What’s the fastest way to reach any destination within three miles (5km) of your home? Is it a car? Bus? No, it’s a bicycle on most days.
Traffic and parking barriers make that classic, two-wheeled, manual transportation the swiftest mode for getting from points A to B. Every June Stantec participates in the Cool Commute Challenge, encouraging employees to take public transit, bike or walk to work. While our offices are in the middle of this friendly competition, it is worth taking note of why and how bicycle commuting is heating up in cities across America and Canada. Consider these three driving factors:
Harbor Gateway Welcome Park and Bikeway - Redondo Beach, California
- There’s a Generational Thing – There was a time most bicycling was done by children or for sport or fitness, but this is changing. New cyclists are attracted to bicycling because of its many advantages, including its practicality for urban living. The out-of-pocket travel cost for bikes is almost zilch, especially compared with gas, vehicle repairs, and parking. It’s no surprise that Millennials have shown an inclination to move to the city, live car light, and use biking for many trips.
- There’s a City Demand – City leaders everywhere are more interested in cycling. Why? One motivation is to attract a well-educated and younger downtown work force. Young potential recruits form a positive city image when they arrive for an interview and see an energetic bike infrastructure and culture. City leaders are also recognizing the positive impact that bicycle infrastructure has on auto traffic reduction, relief from transit overcrowding, health and exercise, and a reduced demand for fuel and carbon. Bike infrastructure also makes for a more efficient use of public space.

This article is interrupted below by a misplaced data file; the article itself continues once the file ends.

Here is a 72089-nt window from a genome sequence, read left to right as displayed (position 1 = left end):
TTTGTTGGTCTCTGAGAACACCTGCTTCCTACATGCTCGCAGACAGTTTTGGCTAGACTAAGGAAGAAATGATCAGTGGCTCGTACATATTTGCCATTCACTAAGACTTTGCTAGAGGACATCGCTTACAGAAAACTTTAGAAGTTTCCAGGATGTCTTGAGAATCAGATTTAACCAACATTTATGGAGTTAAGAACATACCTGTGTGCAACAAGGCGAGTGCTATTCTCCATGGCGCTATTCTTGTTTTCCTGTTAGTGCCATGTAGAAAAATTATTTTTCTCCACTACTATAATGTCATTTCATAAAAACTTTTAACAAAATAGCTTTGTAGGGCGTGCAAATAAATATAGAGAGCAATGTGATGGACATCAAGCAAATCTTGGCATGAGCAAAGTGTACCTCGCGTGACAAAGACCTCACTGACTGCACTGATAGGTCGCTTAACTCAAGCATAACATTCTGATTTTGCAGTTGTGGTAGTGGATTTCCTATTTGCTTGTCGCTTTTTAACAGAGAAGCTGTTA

- There are New Approaches -- Cities across North America are trying to make room for safer, more attractive bicycle facilities. Striped bike lanes are a start, but we’ve learned that expanding trail systems which are separate from traffic while developing new bicycle infrastructure technologies accomplishes something very important: novice riders become for comfortable. Take for example the cycle track, also known as a separated or protected bikeway. Cycle tracks are located on the street but protect the bikeway from traffic by using curbs, posts, planters, parked vehicles, or other features. Special controls at intersections can also reduce conflicts with cars and trucks. Where and how we cycle in cities changes every day.
Growth in bicycling does entail open conversations and compromise in a community. Bicycle facilities can often use space in the roadway that’s typically earmarked for travel lanes or parking. The impacts can be carefully managed to reduce problems, but some believe that improving car traffic is a better investment. That’s a fair argument, but traffic performance can be improved through better street planning. Additionally, auto traffic improvements are generally highly subsidized by other funding sources that cyclists also pay into.
Teams at Stantec are involved with some of the newest, most exciting approaches to creating these bike systems. The projects are urban, suburban, and rural trails in communities across North America, including Minneapolis, Calgary, Columbus, Baton Rouge, Louisville, Rochester, New York City, Vancouver, and Southern California, among others. In every case, these projects allow us to design with community in mind.
Based on what we see in these and every community, the future for bicycling seems very bright. How can you be a part of this movement? Dust off that old bike in the garage, pump up those tires, and find a group ride in your area. Group rides are a great way to address fears of traffic, meet new people, see the city from a new viewpoint, and enjoy the fun.
About the Author
Rock Miller is a senior principal with our transportation team.More Content by Rock Miller